Taiyaki is a fish-shaped cake typically filled with azuki sweet red bean paste. This quintessential Japanese street food is very popular at festivals.


It was important for us to find lodging near transportation and activities while in Tokyo, but Kyoto was a different story. It was our goal to experience a traditional Japanese ryokan.  We wound up farther from train lines, but many choice sites were within walking distance.

How to Plan an International Trip to Japan: Hotel Room in Tokyo


Choosing the best flight is a balance of price and travel time.  In our case, we flew Air Canada through Vancouver B.C. to Tokyo.  The flight times were reasonable, but we also had to think about our arrival time to make sure it wasn’t too late.  We left at 10:00 am and arrived at 3:30 pm the next day, which got us checked into our hotel at a reasonable hour.  On the way back we left at 7:00 pm and arrived the same day in Portland at 3:30 pm (gonna go back – in – time!). Crossing the international dateline will leave you with some killer jet lag.

How to Plan an International Trip to Japan: Flight

Getting around

If you plan to wander around Japan a lot, a JR pass comes in handy (unless you’re visiting the countryside, cars aren’t practical).  It allows you to ride the high-speed Shinkansen between major cities. It also helps you get around Tokyo easily without having to pay a fare each time. The pass is expensive but convenient, and we ended up saving money overall.  You will need to make reservations for the longer trips – such as Tokyo to Kyoto – so do so in advance.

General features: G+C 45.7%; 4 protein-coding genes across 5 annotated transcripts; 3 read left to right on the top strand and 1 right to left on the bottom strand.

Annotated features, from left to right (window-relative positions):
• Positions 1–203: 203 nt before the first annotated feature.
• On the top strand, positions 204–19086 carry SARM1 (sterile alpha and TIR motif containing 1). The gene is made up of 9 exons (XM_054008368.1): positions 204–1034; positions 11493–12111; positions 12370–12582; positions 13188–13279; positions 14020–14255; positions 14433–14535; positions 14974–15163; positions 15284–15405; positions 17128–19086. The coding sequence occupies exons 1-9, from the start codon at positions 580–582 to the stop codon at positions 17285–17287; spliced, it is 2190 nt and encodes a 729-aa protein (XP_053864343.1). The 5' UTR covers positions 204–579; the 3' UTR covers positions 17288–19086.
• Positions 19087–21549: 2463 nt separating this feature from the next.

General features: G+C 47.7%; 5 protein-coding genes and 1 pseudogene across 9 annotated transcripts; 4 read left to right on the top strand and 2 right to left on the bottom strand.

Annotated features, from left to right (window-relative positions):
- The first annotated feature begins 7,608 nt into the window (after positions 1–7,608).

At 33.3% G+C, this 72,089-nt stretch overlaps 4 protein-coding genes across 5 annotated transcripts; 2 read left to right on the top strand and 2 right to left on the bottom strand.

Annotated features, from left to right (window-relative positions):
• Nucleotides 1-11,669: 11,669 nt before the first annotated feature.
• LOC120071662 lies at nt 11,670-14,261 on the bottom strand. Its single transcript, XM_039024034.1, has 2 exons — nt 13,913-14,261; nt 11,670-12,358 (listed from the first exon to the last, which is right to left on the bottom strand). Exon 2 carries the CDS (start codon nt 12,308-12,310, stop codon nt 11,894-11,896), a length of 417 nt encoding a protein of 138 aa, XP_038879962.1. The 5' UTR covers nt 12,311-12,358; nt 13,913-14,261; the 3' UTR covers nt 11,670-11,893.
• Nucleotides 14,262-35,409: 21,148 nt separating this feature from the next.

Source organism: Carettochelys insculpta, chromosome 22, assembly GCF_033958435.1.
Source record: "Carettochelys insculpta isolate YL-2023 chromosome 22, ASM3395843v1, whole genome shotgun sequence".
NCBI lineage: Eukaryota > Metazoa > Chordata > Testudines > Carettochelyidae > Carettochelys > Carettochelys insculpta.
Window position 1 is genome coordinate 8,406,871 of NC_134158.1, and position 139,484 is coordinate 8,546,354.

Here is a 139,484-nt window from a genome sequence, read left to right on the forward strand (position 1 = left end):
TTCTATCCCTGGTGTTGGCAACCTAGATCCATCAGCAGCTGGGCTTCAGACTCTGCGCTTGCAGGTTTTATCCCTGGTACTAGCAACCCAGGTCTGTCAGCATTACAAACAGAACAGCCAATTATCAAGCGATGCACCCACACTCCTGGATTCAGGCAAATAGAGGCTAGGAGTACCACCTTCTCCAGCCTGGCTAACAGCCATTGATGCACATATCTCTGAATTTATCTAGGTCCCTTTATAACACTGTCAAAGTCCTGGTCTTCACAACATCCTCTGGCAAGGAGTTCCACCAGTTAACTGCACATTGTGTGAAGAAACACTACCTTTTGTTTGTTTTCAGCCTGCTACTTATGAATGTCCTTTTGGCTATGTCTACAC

How to Plan an International Trip to Japan: Shinkansen (Bullet train) Japan

Shinkansen (High-speed Rail)

Shinkansen trains run regularly at speeds up to 320 km/h (200 mph).  

It may seem overwhelming, but if you take it one activity at a time, you’ll quickly have an amazing trip planned.

How to Plan an International Trip to Japan: Sake in Japan

Now it’s your turn.  

How do you tackle a trip overseas?  Please let us know about your own planning experiences in the comments!

Psst… do you love reading about Japan?  You might also enjoy these:

Aaron and Brianna signature

Come be Social!

2 thoughts on “How to Plan an International Trip to Japan

  1. Wow, that’s a big question! We fortunately had two weeks to fill with amazing activities. It also really depends on what kinds of things you’re interested in doing. We’re serious, hard-core vacationers, so we try to pack as much in as possible (there’s far more to do than you’d ever fit into a single trip, no matter how long). This post lists several suggestions. I loved the beauty of Kyoto and the hustle-bustle of Tokyo. The onsen (actually a sentou) in Odaiba was certainly a highlight, and the Robot Restaurant was fun for a kitschy, touristy evening. Cat cafes were a must, and as cheesy as they sound, we actually had a lot of fun at the maid cafe we visited. The ryokan in Kyoto was WELL worth the premium price (and the food is to die for – book well in advance). And if you find yourself in Asakusa, make a point to stop by Komakata Dozeu for lunch – a truly remarkable culinary experience that you’d never ordinarily stumble upon as a tourist.

    I recommend checking out my full recounting of our trip here:

    I’m happy to answer any other questions you have, and I’d love to hear about your own experiences in Japan!

Leave a Reply

This site uses Akismet to reduce spam. Learn how your comment data is processed.